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Happy Christmas and Happy Reading and, of course, there are many more superb historical fictions not mentioned here for us to read over the holiday period.

Saturday 3 December 2011

Mistletoe, Mont St Michel and a Norman Castle

It is the edge of Winter, a liminal time and the trees in Normandy have great balls of mistletoe growing amongst bared branches. In Norman towns people are preparing for Advent, hanging municiple decorations and holding Christmas craft markets. So, last week, we set out from our borrowed farmhouse in the Norman Bocage to visit places we had not seen in four years. It was bitterly cold but the skies were blue and because the tourist season is past, we had Bayeux, Mont Saint Michelle and Falaise almost to ourselves.

I have been reading a novel about Eleanor of Acquitaine so in Rouen Cathedral it was moving to see the tomb to her favourite son, Richard Coeur de Lion. It contains his heart. His body is entombed elsewhere. The Cathedral is magnificent, possessing an austere beauty and atmosphere, its Romanesque skeleton and pillars the colour of bleached bones. As for the colourful old city with its plethora of half timbered houses-I could imagine the ghost of Emma Bovary flitting about Rouen's medieval streets and courtyards.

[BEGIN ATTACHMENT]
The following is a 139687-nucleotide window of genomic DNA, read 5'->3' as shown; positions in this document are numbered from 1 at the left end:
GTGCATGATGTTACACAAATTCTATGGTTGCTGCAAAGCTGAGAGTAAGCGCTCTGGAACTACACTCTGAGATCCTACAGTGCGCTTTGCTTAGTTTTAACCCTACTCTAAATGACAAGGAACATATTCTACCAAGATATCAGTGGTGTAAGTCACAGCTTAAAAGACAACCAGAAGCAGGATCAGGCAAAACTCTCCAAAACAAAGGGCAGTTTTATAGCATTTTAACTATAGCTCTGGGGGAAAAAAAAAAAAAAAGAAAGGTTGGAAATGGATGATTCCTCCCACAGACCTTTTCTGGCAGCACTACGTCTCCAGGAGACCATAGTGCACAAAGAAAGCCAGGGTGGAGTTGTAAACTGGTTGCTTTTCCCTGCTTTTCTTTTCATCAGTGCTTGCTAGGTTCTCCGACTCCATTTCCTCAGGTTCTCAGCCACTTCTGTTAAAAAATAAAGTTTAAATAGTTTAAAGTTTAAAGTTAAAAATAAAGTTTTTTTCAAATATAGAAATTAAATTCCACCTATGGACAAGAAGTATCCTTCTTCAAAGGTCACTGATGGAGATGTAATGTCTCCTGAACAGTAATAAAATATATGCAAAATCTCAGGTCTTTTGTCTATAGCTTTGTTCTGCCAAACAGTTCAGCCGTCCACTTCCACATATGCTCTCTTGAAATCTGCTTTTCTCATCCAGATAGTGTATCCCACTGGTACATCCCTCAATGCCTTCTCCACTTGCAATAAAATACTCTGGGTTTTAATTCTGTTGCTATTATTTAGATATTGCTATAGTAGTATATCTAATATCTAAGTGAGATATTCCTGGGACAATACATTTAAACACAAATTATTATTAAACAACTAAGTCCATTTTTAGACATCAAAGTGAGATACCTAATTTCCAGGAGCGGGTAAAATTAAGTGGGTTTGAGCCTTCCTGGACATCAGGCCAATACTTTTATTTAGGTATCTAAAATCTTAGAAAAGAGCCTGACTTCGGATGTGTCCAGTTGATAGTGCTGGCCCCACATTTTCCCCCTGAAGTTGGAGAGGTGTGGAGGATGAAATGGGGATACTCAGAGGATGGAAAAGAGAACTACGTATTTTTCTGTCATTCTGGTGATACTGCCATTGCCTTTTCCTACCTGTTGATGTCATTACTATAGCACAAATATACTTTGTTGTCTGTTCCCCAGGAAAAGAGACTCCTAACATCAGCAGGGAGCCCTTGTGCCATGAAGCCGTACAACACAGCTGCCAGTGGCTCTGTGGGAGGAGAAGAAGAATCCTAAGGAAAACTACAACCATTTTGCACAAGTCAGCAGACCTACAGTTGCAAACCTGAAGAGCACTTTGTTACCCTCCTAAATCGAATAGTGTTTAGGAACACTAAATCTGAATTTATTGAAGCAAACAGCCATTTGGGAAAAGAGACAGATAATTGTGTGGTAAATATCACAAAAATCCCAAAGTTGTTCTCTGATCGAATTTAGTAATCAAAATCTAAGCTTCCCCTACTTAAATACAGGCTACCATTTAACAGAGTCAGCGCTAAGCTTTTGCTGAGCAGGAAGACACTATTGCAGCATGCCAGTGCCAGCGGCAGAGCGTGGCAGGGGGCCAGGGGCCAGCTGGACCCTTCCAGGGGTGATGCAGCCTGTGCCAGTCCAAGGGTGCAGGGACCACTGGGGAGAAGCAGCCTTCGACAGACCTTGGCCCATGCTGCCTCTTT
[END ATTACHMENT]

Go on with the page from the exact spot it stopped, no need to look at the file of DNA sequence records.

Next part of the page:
Richard the Lionheart

Richard's preserved heart is one of Rouen's treasures.
In the confined space of a Medieval fortified city buildings had to be
tall and narrow to maximise living space.

Everytime I visit Bayeux I try to focus on something different in the Tapestry and each time I find myself being distracted by some new and hitherto un-noticed detail. This time it was the small things that caught my eye, notably the blazing comet that to the medieval mind signified a dramatic change in a kingdom's rule; the hand of God so elegant and significant reaching in blessing from the border; tiny figures ploughing, who, in the face of great events, represent life circling through the agricultural year, the figures and animals both filled with energy.

The Viking inspired longboat outside Bayeux's Tapestry Museum
is a reminder that the Normans antecedents were Viking.

 Norman warrior on horseback in the Museum

Gothic Mont St Michel is perched high on a rocky island surrounded by sands. When the tide comes in and the sun begins to set the Abbey is at its most atmospheric. I discovered my favourite views just by walking around the outside of the small town. On this route the jewel in the rock reveals itself to be a tiny garden with a statue of St Christopher, secret and tucked away beneath the looming abbey church. Below me miniscule figures walk the damp tidelines.

                                                                      Mont St Michel conveys both a sense of martial security and mystical power.